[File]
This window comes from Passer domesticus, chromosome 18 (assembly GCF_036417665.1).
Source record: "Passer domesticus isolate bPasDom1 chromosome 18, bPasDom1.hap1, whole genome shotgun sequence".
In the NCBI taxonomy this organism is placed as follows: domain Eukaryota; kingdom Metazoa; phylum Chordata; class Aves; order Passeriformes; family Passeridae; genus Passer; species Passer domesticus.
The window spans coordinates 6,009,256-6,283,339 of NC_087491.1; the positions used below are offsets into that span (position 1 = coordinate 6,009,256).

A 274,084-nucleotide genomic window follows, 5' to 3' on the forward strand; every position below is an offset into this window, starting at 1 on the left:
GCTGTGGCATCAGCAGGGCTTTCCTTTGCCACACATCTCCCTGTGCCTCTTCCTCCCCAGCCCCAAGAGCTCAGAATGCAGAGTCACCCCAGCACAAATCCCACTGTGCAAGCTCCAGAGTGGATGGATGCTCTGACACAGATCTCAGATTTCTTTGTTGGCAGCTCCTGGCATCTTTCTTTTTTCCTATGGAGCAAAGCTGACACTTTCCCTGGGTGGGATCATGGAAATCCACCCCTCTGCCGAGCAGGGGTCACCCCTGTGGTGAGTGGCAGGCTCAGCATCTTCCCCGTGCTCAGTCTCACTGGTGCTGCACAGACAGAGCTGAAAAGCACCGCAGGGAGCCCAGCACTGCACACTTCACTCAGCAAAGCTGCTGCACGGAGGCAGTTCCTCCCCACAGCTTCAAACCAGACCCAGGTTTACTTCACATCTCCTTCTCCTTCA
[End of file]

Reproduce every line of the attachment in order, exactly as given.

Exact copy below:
This window comes from Passer domesticus, chromosome 18 (assembly GCF_036417665.1).
Source record: "Passer domesticus isolate bPasDom1 chromosome 18, bPasDom1.hap1, whole genome shotgun sequence".
In the NCBI taxonomy this organism is placed as follows: domain Eukaryota; kingdom Metazoa; phylum Chordata; class Aves; order Passeriformes; family Passeridae; genus Passer; species Passer domesticus.
The window spans coordinates 6,009,256-6,283,339 of NC_087491.1; the positions used below are offsets into that span (position 1 = coordinate 6,009,256).

A 274,084-nucleotide genomic window follows, 5' to 3' on the forward strand; every position below is an offset into this window, starting at 1 on the left:
GCTGTGGCATCAGCAGGGCTTTCCTTTGCCACACATCTCCCTGTGCCTCTTCCTCCCCAGCCCCAAGAGCTCAGAATGCAGAGTCACCCCAGCACAAATCCCACTGTGCAAGCTCCAGAGTGGATGGATGCTCTGACACAGATCTCAGATTTCTTTGTTGGCAGCTCCTGGCATCTTTCTTTTTTCCTATGGAGCAAAGCTGACACTTTCCCTGGGTGGGATCATGGAAATCCACCCCTCTGCCGAGCAGGGGTCACCCCTGTGGTGAGTGGCAGGCTCAGCATCTTCCCCGTGCTCAGTCTCACTGGTGCTGCACAGACAGAGCTGAAAAGCACCGCAGGGAGCCCAGCACTGCACACTTCACTCAGCAAAGCTGCTGCACGGAGGCAGTTCCTCCCCACAGCTTCAAACCAGACCCAGGTTTACTTCACATCTCCTTCTCCTTCA